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Madhya Pradesh: Overriding the Contours of Anti-Incumbency

A high level of voter satisfaction with the government and disarray in the ranks of the opposition saw the Bharatiya Janata Party retaining power in Madhya Pradesh. Though the Congress managed to put on a better show than in 2003, its internal problems did not allow it to pose much of a threat to the BJP. And, with the exception of the Bahujan Samaj Party, none of the smaller parties could cash in on the antiincumbency factor.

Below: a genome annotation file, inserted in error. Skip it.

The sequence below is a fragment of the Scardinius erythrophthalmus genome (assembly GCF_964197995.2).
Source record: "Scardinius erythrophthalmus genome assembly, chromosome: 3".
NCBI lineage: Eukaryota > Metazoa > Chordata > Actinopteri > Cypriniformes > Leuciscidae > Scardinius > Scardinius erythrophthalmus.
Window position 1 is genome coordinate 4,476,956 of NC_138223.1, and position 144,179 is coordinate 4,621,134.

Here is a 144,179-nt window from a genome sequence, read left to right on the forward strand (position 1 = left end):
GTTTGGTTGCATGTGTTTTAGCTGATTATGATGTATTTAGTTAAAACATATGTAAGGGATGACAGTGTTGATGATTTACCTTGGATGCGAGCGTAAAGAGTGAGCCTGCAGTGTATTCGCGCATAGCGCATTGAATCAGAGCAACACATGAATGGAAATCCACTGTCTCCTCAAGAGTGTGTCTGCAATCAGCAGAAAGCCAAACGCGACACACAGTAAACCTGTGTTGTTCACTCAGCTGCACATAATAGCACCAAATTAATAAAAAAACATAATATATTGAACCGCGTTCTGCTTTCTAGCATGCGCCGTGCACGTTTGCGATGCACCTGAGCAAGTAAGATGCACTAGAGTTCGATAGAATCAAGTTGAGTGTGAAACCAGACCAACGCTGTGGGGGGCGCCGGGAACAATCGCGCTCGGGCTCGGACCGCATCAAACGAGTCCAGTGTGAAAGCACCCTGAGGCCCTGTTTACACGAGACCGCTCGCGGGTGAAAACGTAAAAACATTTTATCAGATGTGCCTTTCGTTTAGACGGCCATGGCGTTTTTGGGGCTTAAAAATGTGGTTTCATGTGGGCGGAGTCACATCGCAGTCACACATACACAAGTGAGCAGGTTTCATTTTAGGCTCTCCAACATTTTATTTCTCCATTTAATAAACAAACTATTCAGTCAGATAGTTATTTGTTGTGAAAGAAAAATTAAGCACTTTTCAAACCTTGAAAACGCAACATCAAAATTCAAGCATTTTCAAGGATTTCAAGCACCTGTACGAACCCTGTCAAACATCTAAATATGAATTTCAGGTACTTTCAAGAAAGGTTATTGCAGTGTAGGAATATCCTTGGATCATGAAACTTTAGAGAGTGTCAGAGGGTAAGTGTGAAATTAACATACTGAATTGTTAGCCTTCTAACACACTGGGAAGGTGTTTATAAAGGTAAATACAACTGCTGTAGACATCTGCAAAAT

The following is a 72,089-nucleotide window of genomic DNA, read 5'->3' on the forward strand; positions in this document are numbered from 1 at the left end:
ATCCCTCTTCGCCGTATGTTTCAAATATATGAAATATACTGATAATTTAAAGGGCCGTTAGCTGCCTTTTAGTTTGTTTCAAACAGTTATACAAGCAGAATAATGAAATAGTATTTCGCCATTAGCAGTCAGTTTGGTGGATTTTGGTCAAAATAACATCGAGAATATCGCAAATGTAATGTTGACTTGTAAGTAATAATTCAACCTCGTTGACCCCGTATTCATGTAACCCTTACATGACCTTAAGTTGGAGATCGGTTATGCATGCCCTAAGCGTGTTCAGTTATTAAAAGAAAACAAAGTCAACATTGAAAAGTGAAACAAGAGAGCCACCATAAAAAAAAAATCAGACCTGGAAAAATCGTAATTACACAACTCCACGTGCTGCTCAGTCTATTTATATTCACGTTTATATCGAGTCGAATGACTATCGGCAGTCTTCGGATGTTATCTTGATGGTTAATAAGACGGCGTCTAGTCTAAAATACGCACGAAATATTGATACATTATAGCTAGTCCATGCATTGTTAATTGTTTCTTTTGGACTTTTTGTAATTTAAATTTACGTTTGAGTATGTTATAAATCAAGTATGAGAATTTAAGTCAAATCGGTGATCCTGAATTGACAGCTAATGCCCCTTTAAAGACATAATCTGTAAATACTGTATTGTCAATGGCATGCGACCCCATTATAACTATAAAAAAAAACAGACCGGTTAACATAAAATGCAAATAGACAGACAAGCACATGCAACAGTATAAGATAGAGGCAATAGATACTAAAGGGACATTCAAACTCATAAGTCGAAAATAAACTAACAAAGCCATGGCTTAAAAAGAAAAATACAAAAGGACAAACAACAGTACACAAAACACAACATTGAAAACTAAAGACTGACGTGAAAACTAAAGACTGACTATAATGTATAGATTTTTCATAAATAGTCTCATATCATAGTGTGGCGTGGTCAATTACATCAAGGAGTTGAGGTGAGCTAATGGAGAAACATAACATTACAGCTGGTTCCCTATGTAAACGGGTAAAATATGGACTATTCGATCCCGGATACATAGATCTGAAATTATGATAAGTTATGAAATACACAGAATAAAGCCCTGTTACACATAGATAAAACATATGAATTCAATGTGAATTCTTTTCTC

STATE ELECTIONS 2007-08Economic & Political Weekly EPW february 7, 200935Madhya Pradesh: Overriding the Contours of Anti-IncumbencyRam Shankar, Yatindra Singh SisodiaA high level of voter satisfaction with the government and disarray in the ranks of the opposition saw the Bharatiya Janata Party retaining power in Madhya Pradesh. Though the Congress managed to put on a better show than in 2003, its internal problems did not allow it to pose much of a threat to theBJP. And, with the exception of the Bahujan Samaj Party, none of the smaller parties could cash in on the anti-incumbency factor. The electoral race in Madhya Pradesh began with two possibili-ties: a regime change from the Bharatiya Janata Party (BJP) to the Con-gress and a systemic shift from bi-party to multiparty competition. Neither was the most likely outcome, but both were not beyond the realm of political possibilities. The massive lead the BJP had secured in 2003 meant that the contest was always going to be an uphill one for the Congress. Yet, the entry of the Bharatiya Jana Shakti Party (BJSP), the breakaway BJP faction led by Uma Bharati, kept Congress hopes alive. That the Congress was in power at the centre added to the media-driven sce-nario that it could stage a comeback in the state. The presence of both the Bahujan Samaj Party (BSP) and the BJSP as serious players also opened up the possibility of a rupture in the bi-party nature of compe-tition. Speculation about a hung assem-bly was rife till the day of counting. If that had happened, it would have been a major development irrespective of who won or wholost. Eventually none of these possibilities was realised. The election remained a bi-party competition just as in Rajasthan in this round of polls and in Gujarat earlier. Within the framework of bi-party competition, the contest became closer but left the BJP comfortably in command of the new assembly. This article seeks to understand the fate of these two political possibilities. TheBJP was able to retain power in the state, but lost votes and seats. The Con-gress was unable to wrest power from the BJP, but gained considerably in terms of seats. Table 1 presents a comparative pic-ture of the 2003 and 2008 elections. The BJP swept the polls last time with a lead of about 11 percentage points over the Congress. This time, it shed about 5 per-centage points, about as much as it did in Rajasthan, but these losses did not turn into corresponding gains for its main rival. The Congress gained less than one point in popular votes; the BSP and the BJSP accounted for the rest. This meant that theBJP’s losses were confined to 30 seats. The Congress managed to add 33 seats to its tally but did not come close to challenging the BJP. A region-wise analysis of the result shows the overall dominance of the BJP. Table 2 (p 36) shows that except for the Chambal region the BJP did well in all the other parts of the state. In Chambal, the Congress got more votes than the BJP but failed to translate this advantage into seats, mostly because of the BSP. Compared to the other regions, the Congress also put up a betterperformance in the tribal region of Malawa. InVindhya,Mahakoshal and north Malawa, theBJP was clearly dominant. The commanding position of the BJP is also seen in the urban-rural division of seats. In a predominantly rural state (the urban population in Madhya Pradesh was under 27% in 2001),theBJP managed to wrest a four-point lead in rural areas while totally dominating the 36 urban seats. Though the BSPmanaged to make inroads into constitu-encies with a significant dalit population (not necessarily seats reserved for scheduled castes), this benefited the BJP, which picked up 32 of the 57 such seats. The Congress could not inflict any major damage on the BJP even in the adivasi-dominated areas (Table 3, p 36).Party Fortunes and StrategiesThe foregoing discussion shows that the BJP’s victory was less sweeping than appears at first sight. But its losses did not translate into a regime change for a number of reasons. The last assembly election was fought under the cloud of anti-incumbency after two consecutive termsby Digvijay Singh and at a time the Ram Shankar ( is with the Department of Political Science, Rani Durgawati University, Jabalpur. Yatindra Singh Sisodia ( is with the Madhya Pradesh Institute of Social Science Research, Ujjain. Table 1: Madhya Pradesh Assembly Elections of 2003 and 2008: Comparison of ResultsParty 2008 2003 Seats Won Vote (%) Seats Won Vote (%)Congress 71 32.40 3831.61BJP 143 37.64 173 42.50BSP 7 8.972 7.26SP 1 1.997 3.71BJSP 54.71nanaOthers 06.08 87.23Independents 3 8.23 2 7.70Source: CSDS Data Unit.